Hype aside, the film that Harvey didn’t shoot shows a slow unfolding of terror on the moon with two astronauts getting increasingly scared by what they are experiencing. They aren’t the first to set foot in these parts, not by a long shot. First, there are traces of Soviet cosmonauts who met an ugly fate. Then there is, well, something else.
The film’s release date has been pushed back multiple times, and the studio didn’t allow reviews until the day it opened. Now there’s a cover-up you can sink your teeth into.
The Defending Champion
Apollo 13 is not only a riveting disaster story but, as pointed out, it has the added bonus of being true. Our “known known” here is that in April 1970, after two successful moon missions (Apollo 11, Apollo 12), Apollo 13’s Jim Lovell (Tom Hanks), Fred Haise (Bill Paxton) and Jack Swigert (Kevin Bacon) were on their way to the moon when an oxygen tank exploded. The immediate bottom line was that they would die in space poisoned by their own carbon monoxide as the oxygen ran out, or they would freeze to death.
It was only because the astronauts were steely-eyed test pilot types and NASA refused to give up that they lived. Flight controller Gene Kranz, brilliantly played by Ed Harris, delivers the famous line about failure not being an option, and the clock starts ticking.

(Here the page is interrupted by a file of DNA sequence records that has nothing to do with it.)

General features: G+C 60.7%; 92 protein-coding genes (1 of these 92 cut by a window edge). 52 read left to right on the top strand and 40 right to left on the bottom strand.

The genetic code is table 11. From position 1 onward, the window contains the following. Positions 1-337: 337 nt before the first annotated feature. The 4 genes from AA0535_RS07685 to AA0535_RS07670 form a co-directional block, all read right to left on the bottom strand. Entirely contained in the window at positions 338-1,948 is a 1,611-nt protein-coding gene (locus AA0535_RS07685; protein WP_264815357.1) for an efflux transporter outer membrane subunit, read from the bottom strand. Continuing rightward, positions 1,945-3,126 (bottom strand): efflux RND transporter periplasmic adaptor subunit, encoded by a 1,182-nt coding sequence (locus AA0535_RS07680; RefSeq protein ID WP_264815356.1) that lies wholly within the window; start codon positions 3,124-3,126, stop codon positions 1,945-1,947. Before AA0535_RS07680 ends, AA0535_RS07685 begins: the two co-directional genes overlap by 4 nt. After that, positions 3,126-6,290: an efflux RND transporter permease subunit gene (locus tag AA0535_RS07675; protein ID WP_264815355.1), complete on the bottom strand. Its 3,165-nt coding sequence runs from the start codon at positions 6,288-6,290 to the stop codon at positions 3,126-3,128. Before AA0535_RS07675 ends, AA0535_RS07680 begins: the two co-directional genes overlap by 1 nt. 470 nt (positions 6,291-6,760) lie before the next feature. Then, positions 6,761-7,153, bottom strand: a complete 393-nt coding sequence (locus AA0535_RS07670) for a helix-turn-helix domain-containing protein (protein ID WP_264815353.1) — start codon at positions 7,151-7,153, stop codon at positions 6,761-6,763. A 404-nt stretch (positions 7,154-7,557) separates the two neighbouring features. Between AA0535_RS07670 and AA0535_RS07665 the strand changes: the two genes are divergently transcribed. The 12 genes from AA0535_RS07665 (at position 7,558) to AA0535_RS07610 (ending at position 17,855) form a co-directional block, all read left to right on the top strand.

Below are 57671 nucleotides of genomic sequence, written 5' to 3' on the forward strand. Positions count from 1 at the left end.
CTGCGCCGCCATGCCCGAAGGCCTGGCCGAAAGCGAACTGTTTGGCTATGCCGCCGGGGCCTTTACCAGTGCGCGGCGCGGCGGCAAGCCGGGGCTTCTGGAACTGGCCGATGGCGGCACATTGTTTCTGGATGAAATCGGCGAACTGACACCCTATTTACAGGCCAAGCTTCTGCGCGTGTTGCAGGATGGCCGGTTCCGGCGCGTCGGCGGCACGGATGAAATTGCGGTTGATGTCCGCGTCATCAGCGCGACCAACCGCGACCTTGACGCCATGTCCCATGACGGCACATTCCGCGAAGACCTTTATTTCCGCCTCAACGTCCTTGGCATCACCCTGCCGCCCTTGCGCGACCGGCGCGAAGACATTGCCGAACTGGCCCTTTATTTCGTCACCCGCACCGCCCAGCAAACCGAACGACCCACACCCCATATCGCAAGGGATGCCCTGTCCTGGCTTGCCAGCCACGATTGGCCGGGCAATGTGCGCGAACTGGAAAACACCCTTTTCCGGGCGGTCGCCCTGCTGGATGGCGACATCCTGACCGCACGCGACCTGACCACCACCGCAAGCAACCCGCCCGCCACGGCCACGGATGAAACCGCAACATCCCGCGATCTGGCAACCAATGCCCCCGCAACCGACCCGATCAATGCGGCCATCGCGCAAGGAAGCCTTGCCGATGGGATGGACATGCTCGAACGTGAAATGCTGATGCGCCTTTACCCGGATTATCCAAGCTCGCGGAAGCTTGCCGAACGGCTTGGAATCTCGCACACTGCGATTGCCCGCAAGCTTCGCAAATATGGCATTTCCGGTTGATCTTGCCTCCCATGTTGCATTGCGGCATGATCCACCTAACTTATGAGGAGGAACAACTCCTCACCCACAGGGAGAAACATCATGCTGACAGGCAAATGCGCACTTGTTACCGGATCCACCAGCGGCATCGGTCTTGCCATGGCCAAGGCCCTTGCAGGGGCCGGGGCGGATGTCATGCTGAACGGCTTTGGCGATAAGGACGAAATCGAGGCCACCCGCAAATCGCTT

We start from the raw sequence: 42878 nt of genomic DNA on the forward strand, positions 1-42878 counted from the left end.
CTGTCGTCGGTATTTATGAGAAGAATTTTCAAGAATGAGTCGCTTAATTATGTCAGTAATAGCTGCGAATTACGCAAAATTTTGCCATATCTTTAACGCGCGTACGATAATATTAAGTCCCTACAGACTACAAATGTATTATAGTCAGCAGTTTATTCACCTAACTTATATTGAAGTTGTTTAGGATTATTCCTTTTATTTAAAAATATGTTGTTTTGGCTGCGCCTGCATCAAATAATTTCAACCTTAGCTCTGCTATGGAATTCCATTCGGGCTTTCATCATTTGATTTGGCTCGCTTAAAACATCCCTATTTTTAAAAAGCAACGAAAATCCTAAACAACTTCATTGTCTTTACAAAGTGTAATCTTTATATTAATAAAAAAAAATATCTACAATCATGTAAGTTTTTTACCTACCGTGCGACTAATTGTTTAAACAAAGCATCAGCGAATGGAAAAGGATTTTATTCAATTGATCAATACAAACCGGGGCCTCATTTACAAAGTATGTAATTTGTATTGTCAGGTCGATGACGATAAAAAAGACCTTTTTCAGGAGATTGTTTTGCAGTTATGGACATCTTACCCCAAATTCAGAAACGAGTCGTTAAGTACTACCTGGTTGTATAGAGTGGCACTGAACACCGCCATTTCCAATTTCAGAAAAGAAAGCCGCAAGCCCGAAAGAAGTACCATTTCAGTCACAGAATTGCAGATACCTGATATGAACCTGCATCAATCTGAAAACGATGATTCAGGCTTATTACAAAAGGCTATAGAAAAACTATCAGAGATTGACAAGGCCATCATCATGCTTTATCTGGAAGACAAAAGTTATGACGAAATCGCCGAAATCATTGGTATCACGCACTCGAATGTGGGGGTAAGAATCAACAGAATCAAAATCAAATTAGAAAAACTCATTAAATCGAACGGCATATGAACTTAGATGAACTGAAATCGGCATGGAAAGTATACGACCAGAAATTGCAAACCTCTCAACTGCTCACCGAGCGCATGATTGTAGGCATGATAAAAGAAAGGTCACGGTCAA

Eventually, they come up with a risky plan to shut down power in the space capsule and move the astronauts in the LEM (Lunar Exploration Module), using it in a way it was never intended, as a space-faring lifeboat. But, of course, they’re running out of oxygen and even if they make it back to Earth alive, which is not guaranteed by any means, they still have to make a return to the Earth’s atmosphere at just the right angle or, instead of freezing in space, they’ll just burn to death on the way to the ground.
The stakes in the film are very, very high.
Two films about Apollo moon missions gone terribly wrong are in the ring. One of them is true and the other pretends to be true. Both are shot with an almost documentary precision.
Oddly, Apollo 13 — in a logic backflip — supports the underpinnings of Apollo 18. When James Lovell in Apollo 13 gives a tour of NASA he tells people that they have a computer that fits in one room that can send out “millions of instructions.” This means that today all our technology, metals, computers and so on would make the stuff we used to get to the moon look like nothing at all. Which means… we could get to the moon again easily but, for some reason, we choose not to. Apollo 18, anyone?